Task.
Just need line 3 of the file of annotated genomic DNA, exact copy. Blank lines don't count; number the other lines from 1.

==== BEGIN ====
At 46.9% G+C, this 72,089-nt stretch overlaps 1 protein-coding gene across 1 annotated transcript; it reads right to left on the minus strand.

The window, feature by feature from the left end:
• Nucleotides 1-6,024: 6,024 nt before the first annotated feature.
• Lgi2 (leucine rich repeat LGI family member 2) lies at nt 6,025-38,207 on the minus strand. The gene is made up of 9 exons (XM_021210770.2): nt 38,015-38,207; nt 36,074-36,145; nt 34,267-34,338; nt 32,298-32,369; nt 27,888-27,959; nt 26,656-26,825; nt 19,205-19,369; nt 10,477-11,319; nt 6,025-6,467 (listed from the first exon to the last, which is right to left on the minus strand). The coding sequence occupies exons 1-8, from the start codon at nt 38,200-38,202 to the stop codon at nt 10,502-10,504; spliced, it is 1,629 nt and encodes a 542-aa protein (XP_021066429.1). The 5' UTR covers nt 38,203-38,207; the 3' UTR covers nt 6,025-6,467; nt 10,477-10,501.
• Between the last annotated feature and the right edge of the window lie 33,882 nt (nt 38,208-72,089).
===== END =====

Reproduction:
• Nucleotides 1-6,024: 6,024 nt before the first annotated feature.